As I said on that Webinar, keep in mind that this court case occurred before the new CFTC forex brokerage rules went into effect on Oct. 18, 2010. The retail forex industry should be run better with the new rules. Later in the call, we circle back on the “segregation of asset” rules; we will try to do more research on it for next week. 

We noticed a troubling NFA news release dated Oct. 28, 2010 “NFA orders $459,000 monetary sanction against New Jersey forex firm Gain Capital Group LLC.” Read the text of the entire Complaint included in the release. 

Here’s another similar NFA fine of $320,000 against New York forex firm IKON Global Markets. Per the NFA release, “The Complaint alleged that IKON engaged in certain price slippage practices on the MetaTrader platform that were favorable to IKON and caused disadvantageous trading conditions for certain customers. The Complaint also charged that IKON failed to supervise the MetaTrader platform used for their forex business, and failed to supervise the firm’s operations.” I wonder if “slippage practices” are what Rockwell Trading CEO is warning us about?

The CFTC and NFA are scrutinizing forex brokers more now after their Oct. 18, 2010 effective date for RFED registrations in accordance with their new CFTC rules for forex transactions, sanctioned by Dodd-Frank Fin Reg too. The NFA website has several good new guides including Forex Transactions: A Regulatory Guide.

American forex traders are being forced to trade with no more than 50:1 leverage on the major currencies (20:1 on minors), FIFO (no hedging rule) and without any form of money protection. Because leverage with currency futures is not far off 50:1 (30:1 on the CME, for example), hedging may be easier with futures, and futures brokers must segregate assets for some protection. We will compare tax treatment between forex and futures next week. More forex traders may want to consider trading currency futures too.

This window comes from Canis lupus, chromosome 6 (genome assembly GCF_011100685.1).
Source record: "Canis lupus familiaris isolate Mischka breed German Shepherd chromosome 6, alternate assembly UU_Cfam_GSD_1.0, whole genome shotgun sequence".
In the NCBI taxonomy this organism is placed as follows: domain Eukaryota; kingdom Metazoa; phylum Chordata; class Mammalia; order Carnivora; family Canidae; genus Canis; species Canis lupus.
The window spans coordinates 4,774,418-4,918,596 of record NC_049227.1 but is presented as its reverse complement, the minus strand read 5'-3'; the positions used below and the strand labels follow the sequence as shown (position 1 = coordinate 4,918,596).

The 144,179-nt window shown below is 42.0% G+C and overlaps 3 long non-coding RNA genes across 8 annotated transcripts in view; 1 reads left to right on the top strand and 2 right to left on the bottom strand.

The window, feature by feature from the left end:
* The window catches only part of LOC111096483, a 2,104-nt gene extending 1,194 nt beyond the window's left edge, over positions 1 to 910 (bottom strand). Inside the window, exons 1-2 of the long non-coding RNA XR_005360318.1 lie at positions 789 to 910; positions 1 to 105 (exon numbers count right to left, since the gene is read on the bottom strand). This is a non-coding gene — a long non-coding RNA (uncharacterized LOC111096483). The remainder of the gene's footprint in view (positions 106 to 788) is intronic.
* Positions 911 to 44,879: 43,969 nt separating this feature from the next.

Offshore Retail Forex Trading Accounts For Americans Are Being Forced Back To The U.S.

September 23, 2010 | By: Robert A. Green, CPA

Forbes

Offshore Forex Trading Is Heading Back To U.S. Shores

New CFTC retail forex rules are going into effect exactly as we thought they would. Although we’re still waiting for more formal guidance from the CFTC and NFA, they both have improved their Web site sections on the subject. 

Foreign accounts transferred back to the U.S.
Most U.S.-based retail forex brokers (not banks) are registering with the NFA as RFEDs. If they don’t register their foreign affiliates as RFEDs too, they’re automatically transferring all U.S. resident retail forex trading accounts back to their U.S. RFED firms, by the CFTC’s Oct. 18 deadline. The trader has no choice in the matter.

Remember, the new retail forex rules do not apply to “eligible contract participants,” which are large non-retail accounts defined in prior blogs and in the rules. We’re noticing that more and more offshore brokers who first thumbed their noses at the new rules are falling into line and respecting the rules. 

Foreign commercial banks unaffiliated with any U.S.-based FCM or RFED may have a 360-day extension from registering as a U.S. financial institution. We heard they may have 360 days from the date Dodd Frank Fin Reg was enacted (July 21). We have not confirmed this yet, though.